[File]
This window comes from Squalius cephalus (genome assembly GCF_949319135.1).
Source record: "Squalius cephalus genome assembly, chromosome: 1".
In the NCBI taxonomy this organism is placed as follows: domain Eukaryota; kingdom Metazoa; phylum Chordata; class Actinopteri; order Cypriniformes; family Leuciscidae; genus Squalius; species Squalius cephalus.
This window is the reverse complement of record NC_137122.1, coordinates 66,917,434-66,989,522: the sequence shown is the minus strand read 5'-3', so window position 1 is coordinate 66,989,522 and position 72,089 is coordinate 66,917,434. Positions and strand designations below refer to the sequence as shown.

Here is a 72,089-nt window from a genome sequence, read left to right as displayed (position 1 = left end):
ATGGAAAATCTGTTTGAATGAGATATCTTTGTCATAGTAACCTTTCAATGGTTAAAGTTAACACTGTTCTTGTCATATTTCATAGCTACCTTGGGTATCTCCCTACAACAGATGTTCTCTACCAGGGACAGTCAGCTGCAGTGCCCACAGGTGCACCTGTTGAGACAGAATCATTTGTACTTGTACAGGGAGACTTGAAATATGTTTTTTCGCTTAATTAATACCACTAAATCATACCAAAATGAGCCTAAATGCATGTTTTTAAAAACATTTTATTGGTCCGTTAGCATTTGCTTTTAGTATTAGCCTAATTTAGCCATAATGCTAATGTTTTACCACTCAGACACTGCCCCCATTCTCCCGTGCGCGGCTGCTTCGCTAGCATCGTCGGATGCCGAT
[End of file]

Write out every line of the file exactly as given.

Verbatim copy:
This window comes from Squalius cephalus (genome assembly GCF_949319135.1).
Source record: "Squalius cephalus genome assembly, chromosome: 1".
In the NCBI taxonomy this organism is placed as follows: domain Eukaryota; kingdom Metazoa; phylum Chordata; class Actinopteri; order Cypriniformes; family Leuciscidae; genus Squalius; species Squalius cephalus.
This window is the reverse complement of record NC_137122.1, coordinates 66,917,434-66,989,522: the sequence shown is the minus strand read 5'-3', so window position 1 is coordinate 66,989,522 and position 72,089 is coordinate 66,917,434. Positions and strand designations below refer to the sequence as shown.

Here is a 72,089-nt window from a genome sequence, read left to right as displayed (position 1 = left end):
ATGGAAAATCTGTTTGAATGAGATATCTTTGTCATAGTAACCTTTCAATGGTTAAAGTTAACACTGTTCTTGTCATATTTCATAGCTACCTTGGGTATCTCCCTACAACAGATGTTCTCTACCAGGGACAGTCAGCTGCAGTGCCCACAGGTGCACCTGTTGAGACAGAATCATTTGTACTTGTACAGGGAGACTTGAAATATGTTTTTTCGCTTAATTAATACCACTAAATCATACCAAAATGAGCCTAAATGCATGTTTTTAAAAACATTTTATTGGTCCGTTAGCATTTGCTTTTAGTATTAGCCTAATTTAGCCATAATGCTAATGTTTTACCACTCAGACACTGCCCCCATTCTCCCGTGCGCGGCTGCTTCGCTAGCATCGTCGGATGCCGAT